Senate Bill No. 340
(By Senators Stollings, Kessler (Mr. President), Unger, Klempa and Plymale)
[Originating in the Committee on Education;
reported February 1, 2012.]
A BILL to amend the Code of West Virginia, 1931, as amended, by adding thereto a new section, designated §18-2-25a, relating to defining “youth athletes”; requiring the West Virginia Secondary Schools Activities Commission to promulgate rules that address concussions and head injuries in youth athletes; setting forth minimum provisions to be included in the rules; and exempting volunteer health care provider from liability in certain instances.
Be it enacted by the Legislature of West Virginia:
That the Code of West Virginia, 1931, as amended, be amended by adding thereto a new section, designated §18-2-25a, to read as follows:
ARTICLE 2. STATE BOARD OF EDUCATION.
§18-2-25a. Management of concussions and head injuries in youth sports.
(a) The Legislature finds:
(1) Concussions are one of the most commonly reported injuries in children and adolescents who participate in sports and recreational activities. The centers for disease control and prevention estimates that as many as three million nine hundred thousand sports-related and recreation-related concussions occur in the United States each year;
(2) A concussion is caused by a blow or motion to the head or body that causes the brain to move rapidly inside the skull. The risk of catastrophic injuries or death are significant when a concussion or head injury is not properly evaluated and managed;
(3) Concussions are a type of brain injury that can range from mild to severe and can disrupt the way the brain normally works;
(4) Concussions can occur in any organized or unorganized sport or recreational activity and can result from a fall or from players colliding with each other, the ground or with obstacles;
(5) Concussions occur with or without loss of consciousness, but the vast majority occur without loss of consciousness; and
(6) Continuing to play or practice with a concussion or symptoms of head injury leaves the young athlete especially vulnerable to greater injury and even death. The Legislature recognizes that, despite having generally recognized return to play and practice standards for concussion and head injury, some affected youth athletes are prematurely returned to play or practice resulting in actual or potential physical injury or death to youth athletes in the State of West Virginia.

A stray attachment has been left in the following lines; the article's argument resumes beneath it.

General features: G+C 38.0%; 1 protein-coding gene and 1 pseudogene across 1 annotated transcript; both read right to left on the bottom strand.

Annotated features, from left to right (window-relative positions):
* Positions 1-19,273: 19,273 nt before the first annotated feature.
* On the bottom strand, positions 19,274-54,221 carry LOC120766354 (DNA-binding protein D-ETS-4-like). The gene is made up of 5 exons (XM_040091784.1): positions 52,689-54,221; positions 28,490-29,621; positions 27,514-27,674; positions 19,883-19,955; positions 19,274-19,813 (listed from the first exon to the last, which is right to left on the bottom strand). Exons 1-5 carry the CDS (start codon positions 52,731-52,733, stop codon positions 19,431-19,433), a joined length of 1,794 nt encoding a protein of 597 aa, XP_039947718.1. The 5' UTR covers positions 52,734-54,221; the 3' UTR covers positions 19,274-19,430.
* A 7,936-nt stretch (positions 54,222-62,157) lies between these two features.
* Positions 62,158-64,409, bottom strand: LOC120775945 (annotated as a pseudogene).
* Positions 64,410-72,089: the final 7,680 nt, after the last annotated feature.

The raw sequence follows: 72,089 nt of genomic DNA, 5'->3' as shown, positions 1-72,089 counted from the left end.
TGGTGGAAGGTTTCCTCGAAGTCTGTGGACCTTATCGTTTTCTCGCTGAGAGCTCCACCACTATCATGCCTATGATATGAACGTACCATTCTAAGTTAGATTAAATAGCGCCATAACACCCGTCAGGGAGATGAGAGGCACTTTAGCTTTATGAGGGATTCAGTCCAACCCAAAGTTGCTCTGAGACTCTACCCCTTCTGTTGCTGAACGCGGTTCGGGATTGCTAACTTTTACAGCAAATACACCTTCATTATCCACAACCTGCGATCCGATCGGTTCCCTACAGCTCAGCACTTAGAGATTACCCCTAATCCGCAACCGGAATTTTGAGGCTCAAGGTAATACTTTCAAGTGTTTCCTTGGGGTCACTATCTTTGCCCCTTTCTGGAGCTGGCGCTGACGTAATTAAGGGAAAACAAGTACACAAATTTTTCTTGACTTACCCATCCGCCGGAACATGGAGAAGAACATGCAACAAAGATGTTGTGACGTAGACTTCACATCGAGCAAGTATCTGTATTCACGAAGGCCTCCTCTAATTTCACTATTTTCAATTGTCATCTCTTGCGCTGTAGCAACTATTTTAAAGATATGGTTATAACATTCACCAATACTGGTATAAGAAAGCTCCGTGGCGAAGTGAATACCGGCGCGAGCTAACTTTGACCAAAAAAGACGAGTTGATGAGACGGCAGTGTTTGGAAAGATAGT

(b) For the purposes of this section, “youth athlete” means any athlete under the age of eighteen that is participating in interscholastic athletics at a high school or middle school that is a member of the West Virginia Secondary Schools Activities Commission.
(c) The West Virginia Secondary Schools Activities Commission shall promulgate rules pursuant to section twenty-five of this article that address concussions and head injuries in youth athletes: Provided, That prior to state board approval and notwithstanding the exemption provided in section three, article one, chapter twenty-nine-a of this code, the state board shall submit the rule to the Legislative Oversight Commission on Education Accountability pursuant to section nine, article three-b, chapter twenty-nine-a of this code. The rules required by this section shall include, but are not limited to, the following:
(1) Guidelines, other pertinent information and forms, as appropriate, shall be developed to inform and educate coaches, youth athletes and their parents or guardians of the nature and risk of concussion and head injury including continuing to play or practice after a concussion or head injury;
(2) On a yearly basis, a concussion and head injury information sheet shall be signed and returned by the youth athlete and the athlete's parent or guardian before the youth athlete's initiating practice or competition;
(3) A youth athlete who is suspected of sustaining a concussion or head injury in a practice or game shall be removed from competition at that time; and
(4) A youth athlete who has been removed from play or practice may not return to play or practice until the athlete is evaluated by a licensed health care provider trained in the evaluation and management of concussions and receives written clearance to return to play and practice from that licensed health care provider. The health care provider may be a volunteer. A volunteer who authorizes a youth athlete to return to play and practice is not liable for civil damages resulting from any act or omission in the rendering of such care, other than acts or omissions constituting gross negligence or willful or wanton misconduct. For the purposes of this section, a licensed health care provider shall be a medical doctor licensed under the provisions of article three, chapter thirty of this code, a doctor of osteopathy licensed under the provisions of article fourteen, chapter thirty of this code, an advanced registered nurse practitioner licensed under the provisions of article seven, chapter thirty of this code, a physicians assistant as licensed under the provisions of article three, chapter thirty of this code and a licensed certified athletic trainer licensed under article twenty-a, chapter thirty of this code.